lastElementChild: null  
localName: "video"  
loop: false  
mediaKeys: null  
muted: false  
namespaceURI: "[http://www.w3.org/1999/xhtml](http://www.w3.org/1999/xhtml)"  
networkState: 1  
nextElementSibling: script  
nextSibling: text  
nodeName: "VIDEO"  
nodeType: 1  
nodeValue: null  
nonce: ""  
offsetHeight: 240  
offsetLeft: 8  
offsetParent: body  
offsetTop: 8  
offsetWidth: 320  
...  
outerHTML: "<video src="https://sample-videos.com/video123/mp4/240/big_buck_bunny_240p_30mb.mp4"></video>"  
outerText: ""  
ownerDocument: document  
parentElement: body  
parentNode: body  
part: DOMTokenList [value: ""]  
paused: true  
playbackRate: 1  
played: TimeRanges {length: 0}  
playsInline: false  
poster: ""  
prefix: null  
preload: "metadata"  
previousElementSibling: null  
previousSibling: text  
readyState: 4  
remote: RemotePlayback {state: "disconnected", onconnecting: null, onconnect: null, ondisconnect: null}  
scrollHeight: 240  
scrollLeft: 0  
scrollTop: 0  
scrollWidth: 320  
seekable: TimeRanges {length: 1}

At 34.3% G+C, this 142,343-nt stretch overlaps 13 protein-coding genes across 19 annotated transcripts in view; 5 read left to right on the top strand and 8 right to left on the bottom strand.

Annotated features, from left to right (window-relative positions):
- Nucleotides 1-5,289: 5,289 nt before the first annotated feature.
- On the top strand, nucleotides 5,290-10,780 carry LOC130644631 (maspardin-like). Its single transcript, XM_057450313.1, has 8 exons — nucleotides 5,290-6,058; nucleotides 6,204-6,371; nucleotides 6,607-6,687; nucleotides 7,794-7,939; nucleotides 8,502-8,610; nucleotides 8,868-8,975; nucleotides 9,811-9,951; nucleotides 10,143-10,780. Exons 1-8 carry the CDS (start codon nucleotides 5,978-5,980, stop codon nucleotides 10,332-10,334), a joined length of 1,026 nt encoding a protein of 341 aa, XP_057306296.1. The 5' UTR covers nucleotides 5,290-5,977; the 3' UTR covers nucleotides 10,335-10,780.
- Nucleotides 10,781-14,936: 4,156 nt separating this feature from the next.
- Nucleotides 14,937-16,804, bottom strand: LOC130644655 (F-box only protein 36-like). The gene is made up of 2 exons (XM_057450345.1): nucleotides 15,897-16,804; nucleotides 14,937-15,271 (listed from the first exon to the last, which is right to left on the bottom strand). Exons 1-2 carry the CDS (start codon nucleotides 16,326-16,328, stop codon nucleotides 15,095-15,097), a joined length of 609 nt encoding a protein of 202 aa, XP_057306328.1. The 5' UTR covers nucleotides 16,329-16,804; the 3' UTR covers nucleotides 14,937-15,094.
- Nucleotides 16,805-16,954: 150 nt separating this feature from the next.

seeking: false  
shadowRoot: null  
sinkId: ""  
slot: ""  
spellcheck: true  
src: "https://sample-videos.com/video123/mp4/240/big_buck_bunny_240p_30mb.mp4"  
srcObject: null  
style: CSSStyleDeclaration {alignContent: "", alignItems: "", alignSelf: "", alignmentBaseline: "", all: "", …}  
tabIndex: -1  
tagName: "VIDEO"  
textContent: ""  
textTracks: TextTrackList {length: 0, onchange: null, onaddtrack: null, onremovetrack: null}  
title: ""  
translate: true  
videoHeight: 240  
videoWidth: 320  
volume: 1  
webkitAudioDecodedByteCount: 10995  
webkitDecodedFrameCount: 4  
webkitDisplayingFullscreen: false  
webkitDroppedFrameCount: 0  
webkitSupportsFullscreen: true  
webkitVideoDecodedByteCount: 37638

Some useful metadata include the videoHeight, which tells us the height of the video in pixels, videoWidth, which tells us the width of the video in pixels, and duration which tells us the length of the video in seconds. duration is also available audio elements.

onloadend